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Lot 30: Greene, Nathanael. Autograph letter signed ("Nath Greene"), 4 pages (12 ½ x 7 7/8 in.; 318 x 200 mm.)

The Property of a Distinguished American Private Collector

Platinum House

by Profiles in History

December 18, 2012

Calabasas Hills, CA, USA

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  • Greene, Nathanael. Autograph letter signed (
  • Greene, Nathanael. Autograph letter signed (
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Description:

30. Greene, Nathanael. Autograph letter signed (“Nath Greene”), 4 pages (12 ½ x 7 7/8 in.; 318 x 200 mm.), “Middle Brook,” 9 February 1779, to General Varnum; second leaf reinforced.

Greene articulates his concern over the woeful lack of public spirit and the weak currency:  The growing avarice and declining currency are poor materials to build our Independence upon.

Greene writes in part:. . . I am very sorry that there is a probability of a breach between General Sullivan and the state.  The local policy of almost all the states is directly opposed to the great national plan; and if they continue to persevere in it, God knows what thee consequences will be. There is a terrible falling off in public virtue since the commencement of the present contest.  The loss of morale and the want of public spirit leaves us almost like a rope of sand.  However, I believe the state of Rhode Island acts upon as generous principles and ever has done as any one state of the Union.  Luxury and dissipation is very prevalent. These are the common offspring of sudden riches.  When I was in Boston last summer I thought luxury very predominant there; but they were no more to compare with those now prevailing in Philadelphia than an infant babe to a full grown man.  I dined at one table where there was an hundred and sixty diners and at several of them not far behind.  The growing avarice and declining currency are poor materials to build our Independence upon.

Greene continues his letter countering General Varnum’s assertion that the military forces are despised. He explains: I believe the Congress have it in contemplation to make some further provision for the army; but whether it is in their power is a matter of doubt.  I cannot agree with you that the army is despis’d, it is far from being the case in Philadelphia. The officers were never more respected.  The great Maximus will write you upon the subject of your resignation and Mr. Ellery also.  Is your application serious, or is it only done to alarm the Congress, in order to make them more attentive to the complaints of the army.  The freedom of America must depend upon the army and therefore it is very impolitick to neglect it.  There is a report prevailing in Philadelphia that Count Estainge has got a drubbing by Admiral Byron’s fleet.  The French forces met with a defeat at St. Lucia which I suppose you have seen in the papers.  Our affairs are much against us to the southward. The capital of Georgia is in the enemy’s hands and the people under great apprehension for the safety of Charlestown the capital of South Carolina. General Lincoln is drawing the militia of the country together in order to expel them, but I am not very sanguine upon the subject.  There is no European intelligence of late date; but I think from every movement here and from the complexion of the lost accounts we had from Europe we shall have another campaign. The enemy will continue garrisons at New York and Newport in order to hold our troops at bay; and ever to ravage our frontiers and make inroads upon the southern states . . .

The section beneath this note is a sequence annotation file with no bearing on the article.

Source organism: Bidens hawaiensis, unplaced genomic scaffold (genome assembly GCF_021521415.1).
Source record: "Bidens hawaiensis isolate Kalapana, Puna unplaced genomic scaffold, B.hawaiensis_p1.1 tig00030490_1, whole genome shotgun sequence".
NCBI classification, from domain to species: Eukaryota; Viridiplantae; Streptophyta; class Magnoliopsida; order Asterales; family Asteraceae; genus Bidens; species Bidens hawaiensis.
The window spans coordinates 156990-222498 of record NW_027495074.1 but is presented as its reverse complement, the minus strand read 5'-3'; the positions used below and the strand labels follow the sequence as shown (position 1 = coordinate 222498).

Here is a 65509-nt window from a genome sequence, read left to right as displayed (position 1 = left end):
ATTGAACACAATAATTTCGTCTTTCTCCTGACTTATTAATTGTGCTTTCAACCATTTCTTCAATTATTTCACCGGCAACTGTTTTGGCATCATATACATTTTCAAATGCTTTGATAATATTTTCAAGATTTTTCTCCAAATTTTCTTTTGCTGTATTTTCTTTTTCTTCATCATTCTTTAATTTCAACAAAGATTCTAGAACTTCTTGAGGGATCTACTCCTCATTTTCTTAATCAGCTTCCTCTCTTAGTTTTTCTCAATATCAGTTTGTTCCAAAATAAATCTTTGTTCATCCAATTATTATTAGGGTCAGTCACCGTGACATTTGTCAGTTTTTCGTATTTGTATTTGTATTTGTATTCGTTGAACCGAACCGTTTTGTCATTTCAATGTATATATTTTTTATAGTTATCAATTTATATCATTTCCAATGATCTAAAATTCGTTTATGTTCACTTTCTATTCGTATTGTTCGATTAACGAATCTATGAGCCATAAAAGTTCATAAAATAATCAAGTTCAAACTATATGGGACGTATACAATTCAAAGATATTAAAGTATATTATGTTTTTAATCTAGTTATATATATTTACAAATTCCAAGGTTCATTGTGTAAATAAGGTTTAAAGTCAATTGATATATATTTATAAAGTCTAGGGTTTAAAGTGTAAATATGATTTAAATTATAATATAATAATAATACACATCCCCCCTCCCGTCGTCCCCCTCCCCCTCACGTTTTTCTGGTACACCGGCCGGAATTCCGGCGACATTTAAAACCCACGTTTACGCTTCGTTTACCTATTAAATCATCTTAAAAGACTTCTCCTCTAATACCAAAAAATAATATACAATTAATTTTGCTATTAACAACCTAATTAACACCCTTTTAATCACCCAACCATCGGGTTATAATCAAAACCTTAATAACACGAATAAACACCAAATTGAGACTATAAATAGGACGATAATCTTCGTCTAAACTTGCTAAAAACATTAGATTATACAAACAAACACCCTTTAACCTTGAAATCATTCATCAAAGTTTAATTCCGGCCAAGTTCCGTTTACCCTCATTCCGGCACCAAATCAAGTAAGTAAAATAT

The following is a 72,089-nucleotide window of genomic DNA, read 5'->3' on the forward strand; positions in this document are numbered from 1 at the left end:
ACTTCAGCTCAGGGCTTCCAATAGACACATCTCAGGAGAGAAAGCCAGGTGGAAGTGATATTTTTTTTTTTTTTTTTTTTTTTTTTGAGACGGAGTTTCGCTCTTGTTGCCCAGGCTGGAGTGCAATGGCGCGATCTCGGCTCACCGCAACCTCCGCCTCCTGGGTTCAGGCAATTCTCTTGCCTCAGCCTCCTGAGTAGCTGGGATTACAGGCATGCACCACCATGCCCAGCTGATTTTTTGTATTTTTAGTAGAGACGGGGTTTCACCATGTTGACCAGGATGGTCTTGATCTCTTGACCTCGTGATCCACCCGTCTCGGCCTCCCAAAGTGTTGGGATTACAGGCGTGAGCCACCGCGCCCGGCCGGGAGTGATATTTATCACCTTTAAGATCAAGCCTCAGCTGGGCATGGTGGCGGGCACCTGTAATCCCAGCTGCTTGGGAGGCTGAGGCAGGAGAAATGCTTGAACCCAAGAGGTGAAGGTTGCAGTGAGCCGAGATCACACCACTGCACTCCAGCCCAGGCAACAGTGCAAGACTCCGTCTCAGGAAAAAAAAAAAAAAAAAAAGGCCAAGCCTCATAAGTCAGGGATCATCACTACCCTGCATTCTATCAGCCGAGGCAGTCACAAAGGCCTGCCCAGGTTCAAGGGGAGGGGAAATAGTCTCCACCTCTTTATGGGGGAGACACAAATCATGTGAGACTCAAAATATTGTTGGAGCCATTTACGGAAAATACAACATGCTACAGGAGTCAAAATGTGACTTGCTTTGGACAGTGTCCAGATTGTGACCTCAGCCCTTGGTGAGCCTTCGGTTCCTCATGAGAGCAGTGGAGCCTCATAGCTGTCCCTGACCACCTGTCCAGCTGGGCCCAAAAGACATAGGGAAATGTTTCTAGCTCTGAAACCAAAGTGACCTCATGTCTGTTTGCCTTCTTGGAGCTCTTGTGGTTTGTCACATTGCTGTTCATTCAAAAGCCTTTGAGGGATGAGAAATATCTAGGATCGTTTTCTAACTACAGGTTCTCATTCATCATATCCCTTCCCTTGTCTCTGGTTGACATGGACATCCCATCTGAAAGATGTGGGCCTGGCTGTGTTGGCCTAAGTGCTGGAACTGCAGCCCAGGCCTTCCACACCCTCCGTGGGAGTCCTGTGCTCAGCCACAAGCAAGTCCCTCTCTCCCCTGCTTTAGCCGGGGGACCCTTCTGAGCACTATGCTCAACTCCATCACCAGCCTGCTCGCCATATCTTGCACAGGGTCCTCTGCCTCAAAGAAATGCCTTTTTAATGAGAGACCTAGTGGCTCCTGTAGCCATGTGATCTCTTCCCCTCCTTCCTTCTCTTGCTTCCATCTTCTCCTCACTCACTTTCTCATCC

An important and lengthy letter from the Major general who commanded the Army of the South. 

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